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Well Folks:

After reading the article by Jim M and the one about clean diesel,I can ascertain 2 things(if I’m buying new)

  1. I wont own a diesel

  2. The only new car in the future I could concievably own would be a lower end sub compact.
    Where has the economy gone?( I know this is sort of a mote point,but since the budget slashing on Capitol Hill,whats instore for the auto market? 0-Kevin

I will never own another diesel vehicle and I don’t buy new because of vehicle depreciation. The economy will bounce back eventually but we still need to get the biggest bang for the buck with our energy dollars. We wasted a lot of money and fuel in years past (myself included) so we don’t need to get back into that habit again.

I don’t see new car sales ever breaking records again. We have several new vehicle dealerships that have closed down permanently in the last few years. The newest ones that did open were multi-vehicle dealerships with several brands under one roof. The largest has…believe it or not…Ford, Lincoln, Chevrolet, GMC, Buick and Cadillac. I never thought I would see the day when that would happen.

???

" After reading the article by Jim M and the one about clean diesel,I can ascertain 2 things(if I’m buying new) "

Who’s Jim M ?
What article ?
Please explain how I can read the article.

CSA

“I know this is sort of a mote point,but since the budget slashing on Capitol Hill,whats instore for the auto market?”

The government could easily save $85B from the budget from discretionary accounts. $85B is only a little over 2% of the total budget. But this is political so the administration is going to select the cuts where it inflicts the most damage to the opposing party, that’s just politics.

They could save a lot more money just by changing the rules for advancement where if the size of a persons budget is even mentioned in their evaluations, they will not be eligible for promotions, but any savings in their budget would be allowed and considered a positive. That alone might not wipe out the total deficit, but it would go a long way toward it.

It’s not $85 billion. Only $44 billion through the remainder of the fiscal year, and it’s $44B less projected spending, which actually translates to a $15B increase over FY2012.

"It's not $85 billion. Only $44 billion through the remainder of the fiscal year, and it's $44B less projected spending, which actually translates to a $15B increase over FY2012."

Can you back that up, I have not seen those figures. My understanding is that it is supposed to be $1.2T over ten years which would amount to $120B/year. Since this is only a partial year, $85B seams like a reasonable share of that $120B for this year.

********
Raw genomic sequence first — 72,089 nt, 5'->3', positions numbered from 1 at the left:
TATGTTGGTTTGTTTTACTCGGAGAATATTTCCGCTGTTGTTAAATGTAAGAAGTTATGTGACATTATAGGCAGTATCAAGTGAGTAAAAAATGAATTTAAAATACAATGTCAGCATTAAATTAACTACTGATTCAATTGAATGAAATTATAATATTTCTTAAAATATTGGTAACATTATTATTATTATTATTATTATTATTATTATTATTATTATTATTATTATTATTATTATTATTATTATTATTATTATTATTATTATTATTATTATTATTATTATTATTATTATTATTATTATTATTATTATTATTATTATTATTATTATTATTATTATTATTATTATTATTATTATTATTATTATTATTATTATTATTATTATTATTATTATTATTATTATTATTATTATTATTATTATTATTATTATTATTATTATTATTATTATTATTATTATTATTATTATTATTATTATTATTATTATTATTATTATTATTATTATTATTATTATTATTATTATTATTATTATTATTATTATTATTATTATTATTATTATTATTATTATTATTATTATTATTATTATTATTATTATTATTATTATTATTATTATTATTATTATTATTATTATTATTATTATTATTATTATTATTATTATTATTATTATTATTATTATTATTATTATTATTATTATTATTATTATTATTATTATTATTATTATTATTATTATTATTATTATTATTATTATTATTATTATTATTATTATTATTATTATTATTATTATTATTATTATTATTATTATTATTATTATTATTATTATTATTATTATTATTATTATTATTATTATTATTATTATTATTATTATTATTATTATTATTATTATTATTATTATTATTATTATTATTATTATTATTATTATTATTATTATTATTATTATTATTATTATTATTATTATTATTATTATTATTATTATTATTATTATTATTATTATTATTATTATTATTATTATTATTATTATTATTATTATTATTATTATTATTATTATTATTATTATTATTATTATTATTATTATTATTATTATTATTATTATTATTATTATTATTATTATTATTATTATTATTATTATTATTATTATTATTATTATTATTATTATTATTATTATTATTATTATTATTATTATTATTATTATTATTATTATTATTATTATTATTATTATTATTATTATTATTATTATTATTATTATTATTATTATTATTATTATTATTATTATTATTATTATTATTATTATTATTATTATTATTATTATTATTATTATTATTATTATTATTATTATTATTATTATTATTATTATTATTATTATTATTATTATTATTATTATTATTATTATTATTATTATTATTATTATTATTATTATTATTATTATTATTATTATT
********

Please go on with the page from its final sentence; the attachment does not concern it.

One thing that does have me wondering is that the budget is a three year process, so the budgets for years 4-10 have not even been started. How will they determine that they have cut $120B from the budgets of those years?

@CSA,Jim Motavalli on"latest on Car Talk.com" -Homepage-Kevin

Thanks Kevin, I Read It. It Was An Interesting Article.

It’s kind of scary to think about some points made. I won’t buy or ride in a compact or subcompact car, my choice and my prerogative. I prefer to buy slightly used CPO large cars, but it takes new car sales to replenish the used car pool.

It seems car sales are up, but as the article questions, how many of the new car purchasers actually cannot afford the cars they’re buying now ? With all the new mandates which keep increasing car prices, how long will strong sales continue ? Also, low interest rates are helping to drive sales for people who finance. What happens when interest rates begin to climb ?

Although I can afford to pay cash for new large cars, avoiding interest on payments, I consider it a waste of my money.

I think mandates for back-up cameras, tire pressure monitors, stability control, etcetera, etcetera, etcetera, need to go on hold for a while. These features should be optional in order to help keep cars affordable for a struggling portion of our citizens.

CSA

Don’t want the mandates??? Talk to your insurance company…The insurance lobbying group are the ones PUSHING and lobbying hard for these mandates. Tell you congressman/senator to stop taking campaign money from these groups.

" Don’t want the mandates??? Talk to your insurance company…The insurance lobbying group are the ones PUSHING and lobbying hard for these mandates. Tell you congressman/senator to stop taking campaign money from these groups. "

I’ve been doing that for years. There has been no results. How long do you expect I’ll wait before they listen to me ?

CSA

I feel the same way…I HATE most of these mandates…The insurance industry has been behind almost ALL auto mandates over the past 3+ years.